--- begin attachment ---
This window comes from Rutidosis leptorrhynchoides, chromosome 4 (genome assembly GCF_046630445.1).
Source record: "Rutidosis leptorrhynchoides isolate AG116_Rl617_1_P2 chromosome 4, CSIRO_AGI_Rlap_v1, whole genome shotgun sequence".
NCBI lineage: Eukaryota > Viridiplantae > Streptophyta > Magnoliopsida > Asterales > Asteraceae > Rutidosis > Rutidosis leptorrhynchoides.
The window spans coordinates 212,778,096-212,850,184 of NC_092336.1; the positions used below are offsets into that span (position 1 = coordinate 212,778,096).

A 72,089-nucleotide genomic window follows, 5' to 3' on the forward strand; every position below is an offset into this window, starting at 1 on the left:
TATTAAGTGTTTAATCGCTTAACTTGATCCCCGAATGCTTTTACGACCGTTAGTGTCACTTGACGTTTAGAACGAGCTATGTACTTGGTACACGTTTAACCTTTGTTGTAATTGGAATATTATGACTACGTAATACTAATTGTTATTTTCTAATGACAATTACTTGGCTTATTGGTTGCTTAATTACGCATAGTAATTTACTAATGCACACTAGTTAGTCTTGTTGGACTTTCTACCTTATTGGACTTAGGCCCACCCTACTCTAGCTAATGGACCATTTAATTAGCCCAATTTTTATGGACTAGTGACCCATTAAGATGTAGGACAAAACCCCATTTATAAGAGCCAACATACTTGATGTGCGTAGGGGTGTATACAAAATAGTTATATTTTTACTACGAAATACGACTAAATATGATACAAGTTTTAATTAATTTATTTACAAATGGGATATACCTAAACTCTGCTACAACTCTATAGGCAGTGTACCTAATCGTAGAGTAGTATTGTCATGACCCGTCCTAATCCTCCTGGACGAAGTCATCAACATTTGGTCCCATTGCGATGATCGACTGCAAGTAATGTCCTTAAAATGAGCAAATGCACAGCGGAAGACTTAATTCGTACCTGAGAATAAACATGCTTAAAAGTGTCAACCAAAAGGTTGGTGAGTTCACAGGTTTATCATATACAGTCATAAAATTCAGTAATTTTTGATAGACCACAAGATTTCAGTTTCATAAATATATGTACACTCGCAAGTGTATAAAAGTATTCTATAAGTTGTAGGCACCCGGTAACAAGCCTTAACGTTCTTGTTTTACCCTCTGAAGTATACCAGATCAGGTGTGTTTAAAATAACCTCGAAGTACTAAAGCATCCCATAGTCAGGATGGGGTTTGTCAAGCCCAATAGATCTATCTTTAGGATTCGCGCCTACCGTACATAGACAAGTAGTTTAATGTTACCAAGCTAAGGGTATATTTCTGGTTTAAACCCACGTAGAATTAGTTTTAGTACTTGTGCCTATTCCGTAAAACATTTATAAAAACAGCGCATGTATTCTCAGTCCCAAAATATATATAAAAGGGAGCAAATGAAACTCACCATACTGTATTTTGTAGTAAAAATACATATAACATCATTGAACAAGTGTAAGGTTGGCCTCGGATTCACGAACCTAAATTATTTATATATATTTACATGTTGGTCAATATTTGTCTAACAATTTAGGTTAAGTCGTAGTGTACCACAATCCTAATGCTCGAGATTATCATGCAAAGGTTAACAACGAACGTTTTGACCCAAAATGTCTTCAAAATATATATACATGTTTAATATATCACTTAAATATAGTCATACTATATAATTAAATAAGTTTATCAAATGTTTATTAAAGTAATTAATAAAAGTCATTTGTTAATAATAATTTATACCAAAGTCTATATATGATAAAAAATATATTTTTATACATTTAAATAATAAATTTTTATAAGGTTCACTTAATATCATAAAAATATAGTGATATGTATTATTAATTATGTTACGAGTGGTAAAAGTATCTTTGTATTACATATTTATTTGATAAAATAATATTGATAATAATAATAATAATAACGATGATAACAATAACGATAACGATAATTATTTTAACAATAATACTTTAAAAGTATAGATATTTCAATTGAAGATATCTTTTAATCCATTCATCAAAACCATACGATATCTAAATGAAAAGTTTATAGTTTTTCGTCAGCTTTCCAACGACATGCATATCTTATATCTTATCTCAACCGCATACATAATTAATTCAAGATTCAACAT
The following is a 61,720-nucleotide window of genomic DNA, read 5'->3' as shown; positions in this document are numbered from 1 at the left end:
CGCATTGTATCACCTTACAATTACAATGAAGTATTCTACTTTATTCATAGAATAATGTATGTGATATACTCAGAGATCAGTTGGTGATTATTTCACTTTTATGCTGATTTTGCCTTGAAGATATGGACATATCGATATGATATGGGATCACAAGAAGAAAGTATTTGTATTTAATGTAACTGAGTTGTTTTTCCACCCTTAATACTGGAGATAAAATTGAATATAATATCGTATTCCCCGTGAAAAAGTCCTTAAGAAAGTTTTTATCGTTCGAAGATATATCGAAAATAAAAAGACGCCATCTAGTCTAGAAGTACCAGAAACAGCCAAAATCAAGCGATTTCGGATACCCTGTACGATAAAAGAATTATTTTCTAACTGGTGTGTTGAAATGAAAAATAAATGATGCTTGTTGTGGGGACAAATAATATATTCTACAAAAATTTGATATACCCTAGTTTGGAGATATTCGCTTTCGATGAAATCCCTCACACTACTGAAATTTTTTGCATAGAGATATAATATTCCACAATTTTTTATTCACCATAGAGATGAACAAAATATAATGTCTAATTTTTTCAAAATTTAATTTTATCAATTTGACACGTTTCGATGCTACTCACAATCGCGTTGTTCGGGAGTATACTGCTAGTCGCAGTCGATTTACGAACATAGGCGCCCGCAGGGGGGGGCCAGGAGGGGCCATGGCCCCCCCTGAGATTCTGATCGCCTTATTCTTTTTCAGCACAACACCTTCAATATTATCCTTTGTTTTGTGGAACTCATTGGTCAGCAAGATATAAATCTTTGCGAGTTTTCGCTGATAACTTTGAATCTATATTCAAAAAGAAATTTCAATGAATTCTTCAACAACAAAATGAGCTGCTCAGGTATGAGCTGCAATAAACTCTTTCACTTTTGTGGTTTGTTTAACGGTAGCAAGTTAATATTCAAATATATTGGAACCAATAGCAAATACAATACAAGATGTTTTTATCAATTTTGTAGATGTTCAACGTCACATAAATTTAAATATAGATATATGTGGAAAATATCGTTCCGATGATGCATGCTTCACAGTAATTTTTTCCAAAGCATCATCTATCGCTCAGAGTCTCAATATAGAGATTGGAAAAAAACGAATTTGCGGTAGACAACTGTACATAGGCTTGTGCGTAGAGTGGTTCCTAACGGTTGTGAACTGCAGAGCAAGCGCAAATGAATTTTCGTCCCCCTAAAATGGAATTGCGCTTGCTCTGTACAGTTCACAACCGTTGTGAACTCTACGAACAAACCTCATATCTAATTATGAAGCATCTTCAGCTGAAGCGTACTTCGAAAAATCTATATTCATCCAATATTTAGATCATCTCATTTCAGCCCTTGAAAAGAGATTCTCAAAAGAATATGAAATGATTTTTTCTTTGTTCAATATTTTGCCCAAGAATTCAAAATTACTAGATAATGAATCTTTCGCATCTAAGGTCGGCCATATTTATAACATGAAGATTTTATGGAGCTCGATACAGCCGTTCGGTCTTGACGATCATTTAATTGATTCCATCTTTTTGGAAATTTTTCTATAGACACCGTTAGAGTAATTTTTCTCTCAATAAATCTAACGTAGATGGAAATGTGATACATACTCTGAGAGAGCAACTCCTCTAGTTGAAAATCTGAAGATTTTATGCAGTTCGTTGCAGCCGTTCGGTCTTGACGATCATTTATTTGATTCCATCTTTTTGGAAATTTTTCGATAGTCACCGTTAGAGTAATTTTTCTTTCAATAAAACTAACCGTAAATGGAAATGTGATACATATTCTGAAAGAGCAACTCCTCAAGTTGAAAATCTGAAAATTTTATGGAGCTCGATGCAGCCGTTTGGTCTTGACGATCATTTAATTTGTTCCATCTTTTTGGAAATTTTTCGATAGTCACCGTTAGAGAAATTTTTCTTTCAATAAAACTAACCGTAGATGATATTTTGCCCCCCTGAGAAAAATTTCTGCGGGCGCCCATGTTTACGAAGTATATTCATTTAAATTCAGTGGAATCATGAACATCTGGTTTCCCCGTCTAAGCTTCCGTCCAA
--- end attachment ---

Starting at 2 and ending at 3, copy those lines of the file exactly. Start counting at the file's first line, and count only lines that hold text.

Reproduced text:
Source record: "Rutidosis leptorrhynchoides isolate AG116_Rl617_1_P2 chromosome 4, CSIRO_AGI_Rlap_v1, whole genome shotgun sequence".
NCBI lineage: Eukaryota > Viridiplantae > Streptophyta > Magnoliopsida > Asterales > Asteraceae > Rutidosis > Rutidosis leptorrhynchoides.